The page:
When we talk to our kids about sex, we often project our own discomfort, insecurities and sexual shame onto our kids if we are not aware! I’m all about creating sexually conscious kids and confident parents to aid their children’s development.
The more comfortable with your own sexuality, the more comfortable it will be to talk to your kids about sex, sexuality, boundaries, consent and so much more!
Here are a few tips on how you can get started and begin to have these talks with more ease.
10 Tips On Talking To Your Kids About Sex…
- DO ask questions. This helps your child to lead the conversation and gives you quite a bit of information of what they know and where they are learning information from.
- “Oh that’s interesting, I’m so curious, where did you learn that?”
- “Tell me what you know about…”
- What do you friends say about this topic?
- DO have short ongoing conversation rather than one sex talk.
- There is lots to learn and explore in sexuality and sex. Start with one age-appropriate topic at a time.
- This gets you as a parents into the trust and know circle so they can come back to you when they have more questions that arise in the future.
- DO encourage them to come to you with more questions as they arise.
- You are building a trustful alliance so encourage your kids to come back to you with any questions and you’ll do your best to answer them.
- Explain as best as you can the most accurate answer. It’s okay to not know all the answers to the questions they come up with, just do your best here.
- DO share your own values around sex, relationships and intimacy.
- It’s great for kids to know the values of their parents. Try your best not to say other values are wrong, bad or tell them they “HAVE TO” abide by your values.
- Ultimately, you’re helping them develop their own values.
- Walk your talk. If an important value of yours is respect, make sure you’re modeling that for your kids. They learn SO much from modeling, not just words.
- DO come from a space of curiosity.
- When we have really strong values and beliefs we can tell our kids how it “should be” or the “right” way to be. However, when you come from a space of curiosity, you are able to empower them to create that for themselves. Which ultimately affects their confidence and self-worth, knowing they have the capacity to trust their own intuition and themselves.
- Focus on being OPEN, rather than being right, your child will appreciate this!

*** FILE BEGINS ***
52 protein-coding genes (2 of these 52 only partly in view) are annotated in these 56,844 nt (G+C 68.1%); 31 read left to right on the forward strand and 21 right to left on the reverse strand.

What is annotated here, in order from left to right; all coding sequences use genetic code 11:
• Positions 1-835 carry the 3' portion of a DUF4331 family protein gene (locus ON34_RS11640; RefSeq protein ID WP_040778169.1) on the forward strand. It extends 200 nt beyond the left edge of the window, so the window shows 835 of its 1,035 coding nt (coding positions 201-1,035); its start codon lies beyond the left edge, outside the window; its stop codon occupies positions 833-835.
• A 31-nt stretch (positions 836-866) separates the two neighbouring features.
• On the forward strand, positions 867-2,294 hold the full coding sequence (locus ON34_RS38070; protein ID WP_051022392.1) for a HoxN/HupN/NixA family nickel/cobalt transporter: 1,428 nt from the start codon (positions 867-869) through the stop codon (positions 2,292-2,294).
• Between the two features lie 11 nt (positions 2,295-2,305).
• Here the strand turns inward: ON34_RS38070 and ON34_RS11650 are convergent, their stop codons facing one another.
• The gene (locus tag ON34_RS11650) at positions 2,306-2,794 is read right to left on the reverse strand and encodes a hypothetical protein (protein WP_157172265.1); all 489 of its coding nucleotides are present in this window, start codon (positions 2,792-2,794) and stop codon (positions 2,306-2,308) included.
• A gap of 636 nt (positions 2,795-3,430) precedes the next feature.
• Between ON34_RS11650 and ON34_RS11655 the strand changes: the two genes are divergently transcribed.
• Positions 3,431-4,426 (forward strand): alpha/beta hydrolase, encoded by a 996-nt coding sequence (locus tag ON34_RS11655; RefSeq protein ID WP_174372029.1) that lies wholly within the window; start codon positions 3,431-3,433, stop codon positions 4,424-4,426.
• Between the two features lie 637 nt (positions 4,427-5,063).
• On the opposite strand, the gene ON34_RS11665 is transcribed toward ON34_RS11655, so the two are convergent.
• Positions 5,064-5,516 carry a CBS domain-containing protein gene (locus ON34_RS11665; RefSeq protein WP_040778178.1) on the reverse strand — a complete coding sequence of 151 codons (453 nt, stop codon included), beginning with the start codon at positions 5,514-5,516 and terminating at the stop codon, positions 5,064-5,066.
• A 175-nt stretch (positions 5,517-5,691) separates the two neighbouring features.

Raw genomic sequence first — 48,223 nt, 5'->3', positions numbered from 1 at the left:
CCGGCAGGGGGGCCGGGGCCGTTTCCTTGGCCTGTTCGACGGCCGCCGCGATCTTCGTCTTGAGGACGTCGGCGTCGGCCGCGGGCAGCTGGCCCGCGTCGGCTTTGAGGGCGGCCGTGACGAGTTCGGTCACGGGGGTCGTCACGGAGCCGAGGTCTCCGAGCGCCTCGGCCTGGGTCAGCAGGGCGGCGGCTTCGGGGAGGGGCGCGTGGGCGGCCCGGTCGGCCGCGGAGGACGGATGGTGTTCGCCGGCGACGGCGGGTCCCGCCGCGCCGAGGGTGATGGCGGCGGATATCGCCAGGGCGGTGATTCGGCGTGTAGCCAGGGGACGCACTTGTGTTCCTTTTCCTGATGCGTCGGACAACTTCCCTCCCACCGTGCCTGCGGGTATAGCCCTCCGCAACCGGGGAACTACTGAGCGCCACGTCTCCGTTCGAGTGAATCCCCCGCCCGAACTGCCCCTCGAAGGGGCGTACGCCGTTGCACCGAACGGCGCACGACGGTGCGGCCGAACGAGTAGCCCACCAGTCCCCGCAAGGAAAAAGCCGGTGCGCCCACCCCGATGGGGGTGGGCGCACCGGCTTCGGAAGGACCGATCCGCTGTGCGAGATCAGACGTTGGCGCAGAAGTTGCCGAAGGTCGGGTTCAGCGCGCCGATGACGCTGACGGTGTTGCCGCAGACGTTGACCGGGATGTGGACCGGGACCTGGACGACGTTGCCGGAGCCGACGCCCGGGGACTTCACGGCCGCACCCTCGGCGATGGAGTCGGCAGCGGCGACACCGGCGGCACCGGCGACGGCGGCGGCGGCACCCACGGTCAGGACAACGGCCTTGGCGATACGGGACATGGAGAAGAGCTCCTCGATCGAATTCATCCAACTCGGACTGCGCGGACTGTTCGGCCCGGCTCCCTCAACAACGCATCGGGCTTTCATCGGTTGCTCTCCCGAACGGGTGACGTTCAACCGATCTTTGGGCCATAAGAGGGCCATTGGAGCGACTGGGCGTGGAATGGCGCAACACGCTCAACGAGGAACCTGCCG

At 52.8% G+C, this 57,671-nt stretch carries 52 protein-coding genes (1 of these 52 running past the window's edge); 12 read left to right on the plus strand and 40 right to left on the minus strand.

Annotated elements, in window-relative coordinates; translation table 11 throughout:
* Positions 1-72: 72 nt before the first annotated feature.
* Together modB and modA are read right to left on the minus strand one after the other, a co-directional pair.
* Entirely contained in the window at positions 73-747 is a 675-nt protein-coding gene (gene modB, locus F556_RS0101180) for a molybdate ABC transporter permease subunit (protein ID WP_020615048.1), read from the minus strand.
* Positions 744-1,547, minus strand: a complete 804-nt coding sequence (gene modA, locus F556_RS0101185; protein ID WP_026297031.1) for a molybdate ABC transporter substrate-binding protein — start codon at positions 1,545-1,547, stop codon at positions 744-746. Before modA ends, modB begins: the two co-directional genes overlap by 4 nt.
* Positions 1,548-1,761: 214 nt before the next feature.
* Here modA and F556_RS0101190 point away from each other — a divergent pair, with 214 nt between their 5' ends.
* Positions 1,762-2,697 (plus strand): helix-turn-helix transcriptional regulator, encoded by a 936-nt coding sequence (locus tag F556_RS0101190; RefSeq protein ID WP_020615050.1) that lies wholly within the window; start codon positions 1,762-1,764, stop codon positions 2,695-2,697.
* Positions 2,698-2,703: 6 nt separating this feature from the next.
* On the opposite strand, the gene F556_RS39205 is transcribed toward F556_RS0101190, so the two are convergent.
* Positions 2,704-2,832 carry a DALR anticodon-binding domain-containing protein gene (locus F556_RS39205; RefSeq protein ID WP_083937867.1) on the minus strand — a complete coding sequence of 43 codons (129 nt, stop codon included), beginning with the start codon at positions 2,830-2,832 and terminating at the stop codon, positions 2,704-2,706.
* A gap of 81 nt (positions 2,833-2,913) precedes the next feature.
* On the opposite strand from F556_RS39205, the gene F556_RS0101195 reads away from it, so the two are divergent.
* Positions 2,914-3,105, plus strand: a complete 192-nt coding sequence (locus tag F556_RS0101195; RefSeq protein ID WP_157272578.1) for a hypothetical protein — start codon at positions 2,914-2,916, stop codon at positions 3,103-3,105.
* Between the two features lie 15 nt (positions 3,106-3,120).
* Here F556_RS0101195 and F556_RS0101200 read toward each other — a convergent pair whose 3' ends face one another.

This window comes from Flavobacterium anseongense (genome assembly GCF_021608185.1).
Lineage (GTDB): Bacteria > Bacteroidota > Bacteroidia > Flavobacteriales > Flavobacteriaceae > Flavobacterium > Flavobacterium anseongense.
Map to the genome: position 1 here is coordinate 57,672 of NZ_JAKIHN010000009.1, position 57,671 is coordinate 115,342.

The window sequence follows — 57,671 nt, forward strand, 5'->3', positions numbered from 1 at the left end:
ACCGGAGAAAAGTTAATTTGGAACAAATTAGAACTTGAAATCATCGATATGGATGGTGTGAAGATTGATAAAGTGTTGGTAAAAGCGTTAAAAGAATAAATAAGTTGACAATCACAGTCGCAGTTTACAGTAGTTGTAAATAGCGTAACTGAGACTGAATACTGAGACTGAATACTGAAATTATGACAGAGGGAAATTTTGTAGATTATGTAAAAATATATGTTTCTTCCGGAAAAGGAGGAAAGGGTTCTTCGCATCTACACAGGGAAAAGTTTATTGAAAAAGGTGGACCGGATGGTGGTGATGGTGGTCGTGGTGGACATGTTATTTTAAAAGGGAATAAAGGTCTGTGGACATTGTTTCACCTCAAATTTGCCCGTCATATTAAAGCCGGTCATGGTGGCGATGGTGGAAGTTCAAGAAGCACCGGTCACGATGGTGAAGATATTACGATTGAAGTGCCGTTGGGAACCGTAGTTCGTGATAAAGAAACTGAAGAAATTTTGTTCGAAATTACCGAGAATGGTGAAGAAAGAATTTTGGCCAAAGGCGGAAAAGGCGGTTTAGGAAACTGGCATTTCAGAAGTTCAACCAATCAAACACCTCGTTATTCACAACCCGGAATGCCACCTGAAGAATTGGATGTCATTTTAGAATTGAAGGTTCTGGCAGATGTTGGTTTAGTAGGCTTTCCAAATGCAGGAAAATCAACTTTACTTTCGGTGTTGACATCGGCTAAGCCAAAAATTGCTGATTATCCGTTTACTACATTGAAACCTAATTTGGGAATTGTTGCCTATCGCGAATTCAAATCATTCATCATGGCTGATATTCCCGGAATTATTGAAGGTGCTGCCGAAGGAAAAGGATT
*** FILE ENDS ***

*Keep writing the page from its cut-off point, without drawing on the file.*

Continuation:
- Don’t insert childish or silly names.
- Often we insert silly names when we are uncomfortable with the words ourselves. Do your best to avoid: “doing the deed,” “you know,” “birds and the bees,” “pitching the tent,” “who-ha,” or “planting the seed”.
- Just use anatomically correct terms like, sex, penis, vagina, vulva, scrotum, erection, etc so that they’re educated and become comfortable with the terms.
- Don’t share too many details.
- Sometimes we get nervous and tend to share EVERYTHING WE KNOW, no need. Just stay on topic and discuss the one thing at hand.
- The conversations can get longer and more in depth, but the first few conversations, remember KISS: keep it short and simple.
- Don’t shame kids for sexually exploring.
- Phrases like, “Don’t touch that.” “That’s gross, naughty or bad.” Those are all shaming your child, likely for simply exploring.
- Feel free to share with them what’s appropriate and inappropriate; legal or illegal; in/out of integrity with your values, but not that they are wrong, bad or naughty for sexually exploring.
- If they feel judged, they’ll want to hide things or not speak with you on the topic. You are looking to create a safe space for them to explore, learn and develop.
- Don’t wait until they are 9, 12 or a teenager before you talk to them about sex.
- The longer you wait the more there is to talk about.
- They will learn about sex elsewhere such as the playground, Cosmo, pornography, social media or the internet.
- Sexuality relates to sensuality, creativity, relationships, consent, body image, boundaries and so much more. Sexuality is a big part of their being, help them to explore this in healthy and safe ways!
- Don’t assume they know or don’t know something.
- Simply ask them to check their knowledge, don’t assume they know. They may have been misinformed.
- No need to be aggressive with them “ugh, where did you learn that?” or “that’s not right”. You can be straightforward with the new information or ask them, “are you open to hear my understand of ______?” Asking permission is a beautiful and gentler way to approach any taboo topics.
If you are desiring more support on having age-appropriate conversations, I have a digital course: Big Talks With Little Humans: Raising Sexually Conscious Kids [age 0-10].
What questions do you have for me?!